Whether you’re moving to a new country or your child’s program requires them to do it, studying abroad is both exciting and challenging for your kid. It has a variety of benefits. It helps your kid broaden their perspective by experiencing vastly different cultures. They get to make connections that could help their future career. If you won’t be with them through their journey, studying abroad also helps them develop independence.
Despite these advantages, however, studying in another country also has a few pitfalls. For one, fitting in may be difficult because of cultural differences. There’s also the different academic curriculum that they have to get used to. Adjusting to living alone may also be quite challenging, especially if it’s their first time. Plus, homesickness is inevitable for people of all ages.
If your child wants to study abroad, you need to help them prepare for it.
Select the Best School
Find out which university they should go to if they haven’t chosen one yet. Search for the top five schools in the country. Filter out the ones that don’t offer your kids’ chosen strand or course. Check the reviews for each school to see if there are possible issues your kid might run into during their stint in the school.
If your kid is going to study abroad during their middle school or high school years, check if the school has an International Baccalaureate (IB) programme. This is a two-year educational course that gives 16 to 19-year-old students an internationally-accepted diploma, which qualifies them for universities across the globe. This programme doesn’t just develop their intellectual skills, it improves their personal, social and emotional abilities, too.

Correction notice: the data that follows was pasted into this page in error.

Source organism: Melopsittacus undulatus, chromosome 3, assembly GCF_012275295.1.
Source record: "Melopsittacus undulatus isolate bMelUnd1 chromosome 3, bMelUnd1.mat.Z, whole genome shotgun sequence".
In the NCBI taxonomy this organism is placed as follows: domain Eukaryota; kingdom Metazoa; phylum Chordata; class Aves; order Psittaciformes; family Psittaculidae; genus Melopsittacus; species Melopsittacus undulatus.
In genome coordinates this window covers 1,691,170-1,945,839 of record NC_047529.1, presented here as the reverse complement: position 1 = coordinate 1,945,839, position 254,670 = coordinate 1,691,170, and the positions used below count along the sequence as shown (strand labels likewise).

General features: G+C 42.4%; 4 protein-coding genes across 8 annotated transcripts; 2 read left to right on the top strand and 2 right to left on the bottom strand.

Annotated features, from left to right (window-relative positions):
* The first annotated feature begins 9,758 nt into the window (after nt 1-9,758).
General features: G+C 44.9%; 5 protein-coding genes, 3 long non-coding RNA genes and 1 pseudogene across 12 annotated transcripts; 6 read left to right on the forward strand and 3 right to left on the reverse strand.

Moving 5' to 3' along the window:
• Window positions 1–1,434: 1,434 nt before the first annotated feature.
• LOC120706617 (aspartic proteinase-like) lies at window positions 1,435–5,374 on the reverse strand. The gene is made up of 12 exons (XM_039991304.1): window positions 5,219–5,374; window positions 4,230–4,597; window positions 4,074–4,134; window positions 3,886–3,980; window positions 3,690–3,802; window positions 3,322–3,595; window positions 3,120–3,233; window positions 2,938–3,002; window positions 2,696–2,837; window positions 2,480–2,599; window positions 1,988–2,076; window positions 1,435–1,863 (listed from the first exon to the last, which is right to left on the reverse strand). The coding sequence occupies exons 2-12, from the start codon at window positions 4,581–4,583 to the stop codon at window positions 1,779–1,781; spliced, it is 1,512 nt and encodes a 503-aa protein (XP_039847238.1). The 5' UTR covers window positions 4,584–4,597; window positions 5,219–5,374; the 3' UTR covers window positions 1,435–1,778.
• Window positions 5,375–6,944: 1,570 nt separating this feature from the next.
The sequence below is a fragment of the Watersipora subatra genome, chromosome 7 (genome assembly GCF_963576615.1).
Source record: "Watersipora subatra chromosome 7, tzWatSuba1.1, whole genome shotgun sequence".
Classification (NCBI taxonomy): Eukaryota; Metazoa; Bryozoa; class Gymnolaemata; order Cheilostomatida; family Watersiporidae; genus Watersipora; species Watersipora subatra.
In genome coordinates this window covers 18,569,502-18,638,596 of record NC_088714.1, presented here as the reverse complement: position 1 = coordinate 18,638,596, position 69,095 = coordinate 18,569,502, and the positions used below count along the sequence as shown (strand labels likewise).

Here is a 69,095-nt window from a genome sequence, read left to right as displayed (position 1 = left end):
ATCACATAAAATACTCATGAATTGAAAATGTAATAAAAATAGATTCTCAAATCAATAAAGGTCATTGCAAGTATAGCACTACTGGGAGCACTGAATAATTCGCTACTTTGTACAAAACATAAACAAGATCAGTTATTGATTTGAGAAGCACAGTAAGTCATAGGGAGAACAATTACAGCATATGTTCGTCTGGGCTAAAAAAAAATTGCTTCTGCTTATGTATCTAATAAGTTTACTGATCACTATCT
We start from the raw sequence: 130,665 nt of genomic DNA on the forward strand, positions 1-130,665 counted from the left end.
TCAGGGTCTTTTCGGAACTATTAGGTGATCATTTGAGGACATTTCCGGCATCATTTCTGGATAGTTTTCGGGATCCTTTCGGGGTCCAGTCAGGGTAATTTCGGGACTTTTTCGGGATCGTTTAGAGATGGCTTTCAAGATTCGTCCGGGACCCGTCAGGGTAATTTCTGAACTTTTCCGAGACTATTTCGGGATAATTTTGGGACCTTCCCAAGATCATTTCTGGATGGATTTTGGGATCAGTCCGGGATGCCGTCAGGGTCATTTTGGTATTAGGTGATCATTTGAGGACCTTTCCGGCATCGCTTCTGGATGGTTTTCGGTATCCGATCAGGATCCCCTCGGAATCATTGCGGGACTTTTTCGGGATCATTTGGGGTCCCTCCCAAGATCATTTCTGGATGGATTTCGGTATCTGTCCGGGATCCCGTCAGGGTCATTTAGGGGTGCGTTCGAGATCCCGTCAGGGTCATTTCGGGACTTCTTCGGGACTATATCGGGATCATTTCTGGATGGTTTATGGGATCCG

Choose the Right Course
Whether your kid is going to high school or college, they need to choose a specialisation that suits their interests and strengths. Sit down with them to talk about their options. Have an open mind when discussing this, as their idea of a good career path may not always match what you have in mind. You may think the job market for lawyers is promising, but your child may not be interested in the legal profession.
Instead of dictating the course you want them to take, become a guide in helping them choose one. Ask them the kind of work they want to do for the rest of their lives or how they want to contribute to the world. Find a list of course or strand choices for them to choose from and explain the benefits of each.
Get Help from Consultants
Have your kids learn from people who have experienced studying abroad or are familiar with the requirements for it. If you know someone who has studied in the host country, have them talk to your kid about their experience. This way, your child will know what to expect before they make their final decision.
You could also hire a study abroad consultant who knows all about the host country and its universities. This consultant may also provide insight about your child’s chosen course or strand, on top of what you’ve already discussed with them.
Provide Them With Proper Insurance
Your family’s health insurance may not be able to cover your child once they study abroad. Healthcare may be significantly more expensive in another country, too. If your child experiences an emergency, you don’t want them to worry about the cost. As such, it’s essential that you get travel insurance for them. Travel insurance covers a variety of unforeseen losses during a stay in another country. These include emergency medical expenses, lost luggage, public liability and more. Make sure your provider covers all of these.
Make sure your kid is updated with their health, too. Schedule a full physical exam before their trip. Get them the vaccine and booster shots they need as well.
Establish Proper Lines of Communication
You want to be able to reach your child instantly in case of emergencies (and when you just miss them). Get them a roaming sim card plan so you can save on call and text costs. Work out a schedule for your video calls, too. Your child is going to be alone in another country for months, or possibly years. They need your support throughout their new journey. And while you may end up missing your kid more than you thought, you shouldn’t keep calling or chatting them every day. Let them enjoy their independence.
It seems like only yesterday that you were helping your kid get ready for school. Now, you’re helping them get ready for studying abroad. Use these suggestions as a guide for your kid’s new journey. It’ll all be worth it when they end up enjoying their stay.